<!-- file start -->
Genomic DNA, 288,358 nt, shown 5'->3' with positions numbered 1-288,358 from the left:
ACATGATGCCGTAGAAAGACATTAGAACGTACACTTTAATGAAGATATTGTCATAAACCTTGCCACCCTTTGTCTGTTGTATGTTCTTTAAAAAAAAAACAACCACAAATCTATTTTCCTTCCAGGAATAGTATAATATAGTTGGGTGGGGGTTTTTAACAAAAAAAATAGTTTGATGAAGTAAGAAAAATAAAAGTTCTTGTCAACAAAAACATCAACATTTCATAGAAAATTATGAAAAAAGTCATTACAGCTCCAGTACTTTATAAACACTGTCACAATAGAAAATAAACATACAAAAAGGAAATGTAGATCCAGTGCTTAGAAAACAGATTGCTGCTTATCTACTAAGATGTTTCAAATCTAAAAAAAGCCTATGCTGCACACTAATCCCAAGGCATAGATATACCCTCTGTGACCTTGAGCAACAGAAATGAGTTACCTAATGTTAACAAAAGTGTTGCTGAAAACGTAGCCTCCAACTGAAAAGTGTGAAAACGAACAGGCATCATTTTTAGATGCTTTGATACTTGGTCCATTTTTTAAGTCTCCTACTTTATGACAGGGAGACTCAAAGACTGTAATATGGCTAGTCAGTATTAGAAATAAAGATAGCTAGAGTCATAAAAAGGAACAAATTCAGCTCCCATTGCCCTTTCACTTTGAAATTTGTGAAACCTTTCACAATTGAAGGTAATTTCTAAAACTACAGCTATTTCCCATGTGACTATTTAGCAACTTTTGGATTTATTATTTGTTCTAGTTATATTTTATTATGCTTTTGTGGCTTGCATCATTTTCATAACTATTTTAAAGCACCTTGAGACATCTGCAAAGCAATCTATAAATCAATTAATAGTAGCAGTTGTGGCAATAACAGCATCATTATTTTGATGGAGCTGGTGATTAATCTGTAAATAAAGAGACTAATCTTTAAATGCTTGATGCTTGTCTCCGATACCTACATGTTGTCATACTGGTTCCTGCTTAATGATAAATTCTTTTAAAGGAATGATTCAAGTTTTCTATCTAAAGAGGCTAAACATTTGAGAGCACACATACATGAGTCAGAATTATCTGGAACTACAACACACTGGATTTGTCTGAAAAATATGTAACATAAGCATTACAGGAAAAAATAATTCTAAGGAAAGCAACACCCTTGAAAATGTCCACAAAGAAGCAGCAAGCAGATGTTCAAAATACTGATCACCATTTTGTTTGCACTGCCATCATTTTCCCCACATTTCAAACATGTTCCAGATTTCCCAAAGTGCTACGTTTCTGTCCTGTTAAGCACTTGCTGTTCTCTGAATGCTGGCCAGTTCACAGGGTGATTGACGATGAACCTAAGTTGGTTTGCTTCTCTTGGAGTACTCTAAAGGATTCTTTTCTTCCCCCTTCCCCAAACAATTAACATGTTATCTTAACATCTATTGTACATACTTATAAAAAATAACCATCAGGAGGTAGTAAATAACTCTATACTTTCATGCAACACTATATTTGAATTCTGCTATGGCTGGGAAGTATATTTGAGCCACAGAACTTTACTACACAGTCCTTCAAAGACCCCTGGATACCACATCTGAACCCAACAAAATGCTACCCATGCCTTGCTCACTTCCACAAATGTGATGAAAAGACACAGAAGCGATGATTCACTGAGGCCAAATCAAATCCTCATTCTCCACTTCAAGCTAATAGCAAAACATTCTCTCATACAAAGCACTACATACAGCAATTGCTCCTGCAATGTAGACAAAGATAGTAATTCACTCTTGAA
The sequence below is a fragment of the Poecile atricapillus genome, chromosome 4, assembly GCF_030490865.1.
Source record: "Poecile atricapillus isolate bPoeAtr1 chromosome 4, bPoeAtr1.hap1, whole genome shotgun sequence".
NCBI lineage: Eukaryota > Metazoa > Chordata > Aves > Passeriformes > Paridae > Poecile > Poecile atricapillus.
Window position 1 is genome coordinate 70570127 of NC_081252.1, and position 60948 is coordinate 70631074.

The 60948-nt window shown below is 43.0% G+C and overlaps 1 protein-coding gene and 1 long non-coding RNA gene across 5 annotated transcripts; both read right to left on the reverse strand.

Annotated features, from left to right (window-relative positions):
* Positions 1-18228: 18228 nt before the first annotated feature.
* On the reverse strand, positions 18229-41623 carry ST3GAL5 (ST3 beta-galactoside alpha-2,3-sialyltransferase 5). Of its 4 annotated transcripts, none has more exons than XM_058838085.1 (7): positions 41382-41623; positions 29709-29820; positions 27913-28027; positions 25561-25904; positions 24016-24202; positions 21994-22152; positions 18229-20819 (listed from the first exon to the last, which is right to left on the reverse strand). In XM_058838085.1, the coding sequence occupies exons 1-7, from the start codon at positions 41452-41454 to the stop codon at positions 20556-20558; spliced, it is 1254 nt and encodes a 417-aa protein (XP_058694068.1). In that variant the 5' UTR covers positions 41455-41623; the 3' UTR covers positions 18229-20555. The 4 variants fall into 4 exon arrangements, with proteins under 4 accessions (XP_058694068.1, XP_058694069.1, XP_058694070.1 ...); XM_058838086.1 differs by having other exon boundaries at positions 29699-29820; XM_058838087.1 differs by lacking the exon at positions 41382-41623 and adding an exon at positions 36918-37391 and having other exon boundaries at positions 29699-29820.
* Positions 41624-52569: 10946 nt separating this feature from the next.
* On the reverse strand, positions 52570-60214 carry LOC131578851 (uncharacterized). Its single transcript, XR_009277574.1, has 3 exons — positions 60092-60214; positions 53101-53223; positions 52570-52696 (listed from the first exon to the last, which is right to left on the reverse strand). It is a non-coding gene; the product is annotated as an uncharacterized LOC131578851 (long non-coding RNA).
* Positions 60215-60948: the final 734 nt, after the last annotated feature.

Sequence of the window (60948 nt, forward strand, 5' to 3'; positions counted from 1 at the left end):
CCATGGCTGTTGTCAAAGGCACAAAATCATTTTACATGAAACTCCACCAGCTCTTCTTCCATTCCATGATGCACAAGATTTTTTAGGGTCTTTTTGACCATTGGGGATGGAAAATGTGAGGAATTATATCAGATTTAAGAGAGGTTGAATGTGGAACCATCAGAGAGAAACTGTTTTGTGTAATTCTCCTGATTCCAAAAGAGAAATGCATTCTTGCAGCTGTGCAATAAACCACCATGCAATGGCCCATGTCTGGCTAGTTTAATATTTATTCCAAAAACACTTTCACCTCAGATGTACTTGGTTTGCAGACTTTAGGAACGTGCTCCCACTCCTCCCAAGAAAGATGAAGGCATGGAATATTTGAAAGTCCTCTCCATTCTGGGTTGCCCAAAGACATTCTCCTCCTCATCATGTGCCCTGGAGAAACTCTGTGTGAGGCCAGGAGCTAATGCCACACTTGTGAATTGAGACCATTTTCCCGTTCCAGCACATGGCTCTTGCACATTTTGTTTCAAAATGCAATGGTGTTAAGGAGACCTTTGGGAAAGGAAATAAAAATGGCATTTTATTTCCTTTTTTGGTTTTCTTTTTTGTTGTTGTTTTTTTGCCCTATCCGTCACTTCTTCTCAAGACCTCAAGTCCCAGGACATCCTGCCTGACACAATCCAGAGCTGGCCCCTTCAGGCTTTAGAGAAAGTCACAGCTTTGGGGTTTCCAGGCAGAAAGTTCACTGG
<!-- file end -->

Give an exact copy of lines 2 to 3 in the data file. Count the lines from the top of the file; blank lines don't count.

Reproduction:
ACATGATGCCGTAGAAAGACATTAGAACGTACACTTTAATGAAGATATTGTCATAAACCTTGCCACCCTTTGTCTGTTGTATGTTCTTTAAAAAAAAAACAACCACAAATCTATTTTCCTTCCAGGAATAGTATAATATAGTTGGGTGGGGGTTTTTAACAAAAAAAATAGTTTGATGAAGTAAGAAAAATAAAAGTTCTTGTCAACAAAAACATCAACATTTCATAGAAAATTATGAAAAAAGTCATTACAGCTCCAGTACTTTATAAACACTGTCACAATAGAAAATAAACATACAAAAAGGAAATGTAGATCCAGTGCTTAGAAAACAGATTGCTGCTTATCTACTAAGATGTTTCAAATCTAAAAAAAGCCTATGCTGCACACTAATCCCAAGGCATAGATATACCCTCTGTGACCTTGAGCAACAGAAATGAGTTACCTAATGTTAACAAAAGTGTTGCTGAAAACGTAGCCTCCAACTGAAAAGTGTGAAAACGAACAGGCATCATTTTTAGATGCTTTGATACTTGGTCCATTTTTTAAGTCTCCTACTTTATGACAGGGAGACTCAAAGACTGTAATATGGCTAGTCAGTATTAGAAATAAAGATAGCTAGAGTCATAAAAAGGAACAAATTCAGCTCCCATTGCCCTTTCACTTTGAAATTTGTGAAACCTTTCACAATTGAAGGTAATTTCTAAAACTACAGCTATTTCCCATGTGACTATTTAGCAACTTTTGGATTTATTATTTGTTCTAGTTATATTTTATTATGCTTTTGTGGCTTGCATCATTTTCATAACTATTTTAAAGCACCTTGAGACATCTGCAAAGCAATCTATAAATCAATTAATAGTAGCAGTTGTGGCAATAACAGCATCATTATTTTGATGGAGCTGGTGATTAATCTGTAAATAAAGAGACTAATCTTTAAATGCTTGATGCTTGTCTCCGATACCTACATGTTGTCATACTGGTTCCTGCTTAATGATAAATTCTTTTAAAGGAATGATTCAAGTTTTCTATCTAAAGAGGCTAAACATTTGAGAGCACACATACATGAGTCAGAATTATCTGGAACTACAACACACTGGATTTGTCTGAAAAATATGTAACATAAGCATTACAGGAAAAAATAATTCTAAGGAAAGCAACACCCTTGAAAATGTCCACAAAGAAGCAGCAAGCAGATGTTCAAAATACTGATCACCATTTTGTTTGCACTGCCATCATTTTCCCCACATTTCAAACATGTTCCAGATTTCCCAAAGTGCTACGTTTCTGTCCTGTTAAGCACTTGCTGTTCTCTGAATGCTGGCCAGTTCACAGGGTGATTGACGATGAACCTAAGTTGGTTTGCTTCTCTTGGAGTACTCTAAAGGATTCTTTTCTTCCCCCTTCCCCAAACAATTAACATGTTATCTTAACATCTATTGTACATACTTATAAAAAATAACCATCAGGAGGTAGTAAATAACTCTATACTTTCATGCAACACTATATTTGAATTCTGCTATGGCTGGGAAGTATATTTGAGCCACAGAACTTTACTACACAGTCCTTCAAAGACCCCTGGATACCACATCTGAACCCAACAAAATGCTACCCATGCCTTGCTCACTTCCACAAATGTGATGAAAAGACACAGAAGCGATGATTCACTGAGGCCAAATCAAATCCTCATTCTCCACTTCAAGCTAATAGCAAAACATTCTCTCATACAAAGCACTACATACAGCAATTGCTCCTGCAATGTAGACAAAGATAGTAATTCACTCTTGAA
The sequence below is a fragment of the Poecile atricapillus genome, chromosome 4, assembly GCF_030490865.1.